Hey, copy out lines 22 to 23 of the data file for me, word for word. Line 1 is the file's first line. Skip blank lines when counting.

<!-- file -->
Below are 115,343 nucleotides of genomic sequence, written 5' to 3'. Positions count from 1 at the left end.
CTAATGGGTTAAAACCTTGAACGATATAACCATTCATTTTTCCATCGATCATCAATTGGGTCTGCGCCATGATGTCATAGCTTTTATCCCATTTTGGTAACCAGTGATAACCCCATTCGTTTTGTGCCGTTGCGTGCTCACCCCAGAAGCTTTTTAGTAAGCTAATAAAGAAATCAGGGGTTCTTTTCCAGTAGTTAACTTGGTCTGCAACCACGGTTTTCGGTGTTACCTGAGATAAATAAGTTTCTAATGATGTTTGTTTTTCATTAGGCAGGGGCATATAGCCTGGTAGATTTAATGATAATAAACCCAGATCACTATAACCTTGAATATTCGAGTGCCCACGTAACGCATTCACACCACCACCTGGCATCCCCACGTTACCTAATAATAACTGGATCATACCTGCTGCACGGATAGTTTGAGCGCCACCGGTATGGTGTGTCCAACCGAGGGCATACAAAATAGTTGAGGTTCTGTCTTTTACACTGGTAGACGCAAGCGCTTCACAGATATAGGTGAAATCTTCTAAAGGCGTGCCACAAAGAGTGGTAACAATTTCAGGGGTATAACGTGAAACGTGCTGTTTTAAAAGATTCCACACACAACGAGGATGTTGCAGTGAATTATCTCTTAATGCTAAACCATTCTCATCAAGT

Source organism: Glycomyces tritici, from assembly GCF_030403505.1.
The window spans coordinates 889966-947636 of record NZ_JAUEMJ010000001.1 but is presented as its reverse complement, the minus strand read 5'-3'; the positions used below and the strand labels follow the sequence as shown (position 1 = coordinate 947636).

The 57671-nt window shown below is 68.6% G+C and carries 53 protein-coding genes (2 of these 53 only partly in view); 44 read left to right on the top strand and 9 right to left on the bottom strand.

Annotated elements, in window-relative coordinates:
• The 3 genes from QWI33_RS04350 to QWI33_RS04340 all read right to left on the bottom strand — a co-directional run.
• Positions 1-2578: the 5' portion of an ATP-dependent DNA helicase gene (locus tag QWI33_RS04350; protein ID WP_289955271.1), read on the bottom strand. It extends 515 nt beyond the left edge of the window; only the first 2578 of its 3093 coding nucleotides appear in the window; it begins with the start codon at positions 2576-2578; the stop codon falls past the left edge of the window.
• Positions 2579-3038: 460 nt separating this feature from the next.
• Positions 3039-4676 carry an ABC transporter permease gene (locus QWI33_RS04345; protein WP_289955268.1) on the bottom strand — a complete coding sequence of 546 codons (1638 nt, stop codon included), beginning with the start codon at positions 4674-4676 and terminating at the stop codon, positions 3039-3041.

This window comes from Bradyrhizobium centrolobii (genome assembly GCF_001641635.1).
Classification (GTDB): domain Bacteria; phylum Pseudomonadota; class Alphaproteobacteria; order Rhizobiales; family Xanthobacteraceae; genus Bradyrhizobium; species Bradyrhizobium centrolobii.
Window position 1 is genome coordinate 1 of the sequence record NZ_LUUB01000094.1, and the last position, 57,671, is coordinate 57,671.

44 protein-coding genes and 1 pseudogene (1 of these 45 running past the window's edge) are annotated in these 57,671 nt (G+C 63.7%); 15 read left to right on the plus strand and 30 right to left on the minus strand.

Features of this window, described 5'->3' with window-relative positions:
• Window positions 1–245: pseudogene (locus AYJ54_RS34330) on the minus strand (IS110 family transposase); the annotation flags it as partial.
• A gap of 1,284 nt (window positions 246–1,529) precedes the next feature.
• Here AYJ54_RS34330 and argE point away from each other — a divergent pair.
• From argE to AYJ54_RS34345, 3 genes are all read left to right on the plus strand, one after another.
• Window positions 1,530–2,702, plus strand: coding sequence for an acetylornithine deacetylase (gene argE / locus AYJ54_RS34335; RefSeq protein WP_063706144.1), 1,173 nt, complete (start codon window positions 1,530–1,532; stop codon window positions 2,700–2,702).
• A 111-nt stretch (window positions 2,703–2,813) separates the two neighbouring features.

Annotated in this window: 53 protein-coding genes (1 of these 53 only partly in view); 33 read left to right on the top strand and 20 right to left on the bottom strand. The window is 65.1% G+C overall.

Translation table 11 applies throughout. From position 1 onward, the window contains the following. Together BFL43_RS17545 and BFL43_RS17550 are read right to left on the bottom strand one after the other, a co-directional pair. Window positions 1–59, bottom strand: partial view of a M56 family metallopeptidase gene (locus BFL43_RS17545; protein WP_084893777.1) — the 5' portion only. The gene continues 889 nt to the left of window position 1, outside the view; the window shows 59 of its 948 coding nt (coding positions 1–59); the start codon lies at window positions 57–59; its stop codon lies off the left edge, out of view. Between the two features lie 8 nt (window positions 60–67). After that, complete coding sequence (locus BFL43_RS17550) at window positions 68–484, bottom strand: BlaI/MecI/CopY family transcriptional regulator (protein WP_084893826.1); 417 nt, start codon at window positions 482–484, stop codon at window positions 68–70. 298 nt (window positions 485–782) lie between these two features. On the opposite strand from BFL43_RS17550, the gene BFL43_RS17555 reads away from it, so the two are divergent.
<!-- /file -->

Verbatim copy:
Annotated in this window: 53 protein-coding genes (1 of these 53 only partly in view); 33 read left to right on the top strand and 20 right to left on the bottom strand. The window is 65.1% G+C overall.

Translation table 11 applies throughout. From position 1 onward, the window contains the following. Together BFL43_RS17545 and BFL43_RS17550 are read right to left on the bottom strand one after the other, a co-directional pair. Window positions 1–59, bottom strand: partial view of a M56 family metallopeptidase gene (locus BFL43_RS17545; protein WP_084893777.1) — the 5' portion only. The gene continues 889 nt to the left of window position 1, outside the view; the window shows 59 of its 948 coding nt (coding positions 1–59); the start codon lies at window positions 57–59; its stop codon lies off the left edge, out of view. Between the two features lie 8 nt (window positions 60–67). After that, complete coding sequence (locus BFL43_RS17550) at window positions 68–484, bottom strand: BlaI/MecI/CopY family transcriptional regulator (protein WP_084893826.1); 417 nt, start codon at window positions 482–484, stop codon at window positions 68–70. 298 nt (window positions 485–782) lie between these two features. On the opposite strand from BFL43_RS17550, the gene BFL43_RS17555 reads away from it, so the two are divergent.